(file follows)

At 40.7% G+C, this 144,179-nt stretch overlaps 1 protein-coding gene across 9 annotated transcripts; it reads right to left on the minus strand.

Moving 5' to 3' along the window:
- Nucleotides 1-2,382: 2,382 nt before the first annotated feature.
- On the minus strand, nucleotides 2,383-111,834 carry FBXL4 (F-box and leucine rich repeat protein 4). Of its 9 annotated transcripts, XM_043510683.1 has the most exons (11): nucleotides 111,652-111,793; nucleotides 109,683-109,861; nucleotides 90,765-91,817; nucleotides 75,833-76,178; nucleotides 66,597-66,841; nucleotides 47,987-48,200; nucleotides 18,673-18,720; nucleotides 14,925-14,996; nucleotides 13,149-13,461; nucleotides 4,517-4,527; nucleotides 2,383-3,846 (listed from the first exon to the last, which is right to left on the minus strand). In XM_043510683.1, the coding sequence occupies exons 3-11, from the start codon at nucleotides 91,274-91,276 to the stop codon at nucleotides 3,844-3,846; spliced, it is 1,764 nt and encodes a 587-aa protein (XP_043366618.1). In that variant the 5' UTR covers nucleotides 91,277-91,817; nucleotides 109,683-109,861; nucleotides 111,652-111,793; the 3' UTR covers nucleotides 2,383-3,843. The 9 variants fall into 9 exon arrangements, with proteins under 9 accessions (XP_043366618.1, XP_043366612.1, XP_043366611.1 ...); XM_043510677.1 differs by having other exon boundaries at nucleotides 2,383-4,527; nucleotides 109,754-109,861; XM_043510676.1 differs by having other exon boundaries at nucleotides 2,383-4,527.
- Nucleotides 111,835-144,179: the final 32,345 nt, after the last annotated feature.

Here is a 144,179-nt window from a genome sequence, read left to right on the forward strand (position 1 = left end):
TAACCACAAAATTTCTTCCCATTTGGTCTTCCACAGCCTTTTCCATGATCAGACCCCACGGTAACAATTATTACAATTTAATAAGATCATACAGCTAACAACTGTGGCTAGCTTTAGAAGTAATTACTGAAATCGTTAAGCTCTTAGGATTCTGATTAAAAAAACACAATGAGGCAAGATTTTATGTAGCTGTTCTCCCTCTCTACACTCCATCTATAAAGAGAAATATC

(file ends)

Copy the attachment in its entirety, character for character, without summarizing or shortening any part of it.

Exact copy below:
At 40.7% G+C, this 144,179-nt stretch overlaps 1 protein-coding gene across 9 annotated transcripts; it reads right to left on the minus strand.

Moving 5' to 3' along the window:
- Nucleotides 1-2,382: 2,382 nt before the first annotated feature.
- On the minus strand, nucleotides 2,383-111,834 carry FBXL4 (F-box and leucine rich repeat protein 4). Of its 9 annotated transcripts, XM_043510683.1 has the most exons (11): nucleotides 111,652-111,793; nucleotides 109,683-109,861; nucleotides 90,765-91,817; nucleotides 75,833-76,178; nucleotides 66,597-66,841; nucleotides 47,987-48,200; nucleotides 18,673-18,720; nucleotides 14,925-14,996; nucleotides 13,149-13,461; nucleotides 4,517-4,527; nucleotides 2,383-3,846 (listed from the first exon to the last, which is right to left on the minus strand). In XM_043510683.1, the coding sequence occupies exons 3-11, from the start codon at nucleotides 91,274-91,276 to the stop codon at nucleotides 3,844-3,846; spliced, it is 1,764 nt and encodes a 587-aa protein (XP_043366618.1). In that variant the 5' UTR covers nucleotides 91,277-91,817; nucleotides 109,683-109,861; nucleotides 111,652-111,793; the 3' UTR covers nucleotides 2,383-3,843. The 9 variants fall into 9 exon arrangements, with proteins under 9 accessions (XP_043366618.1, XP_043366612.1, XP_043366611.1 ...); XM_043510677.1 differs by having other exon boundaries at nucleotides 2,383-4,527; nucleotides 109,754-109,861; XM_043510676.1 differs by having other exon boundaries at nucleotides 2,383-4,527.
- Nucleotides 111,835-144,179: the final 32,345 nt, after the last annotated feature.

Here is a 144,179-nt window from a genome sequence, read left to right on the forward strand (position 1 = left end):
TAACCACAAAATTTCTTCCCATTTGGTCTTCCACAGCCTTTTCCATGATCAGACCCCACGGTAACAATTATTACAATTTAATAAGATCATACAGCTAACAACTGTGGCTAGCTTTAGAAGTAATTACTGAAATCGTTAAGCTCTTAGGATTCTGATTAAAAAAACACAATGAGGCAAGATTTTATGTAGCTGTTCTCCCTCTCTACACTCCATCTATAAAGAGAAATATC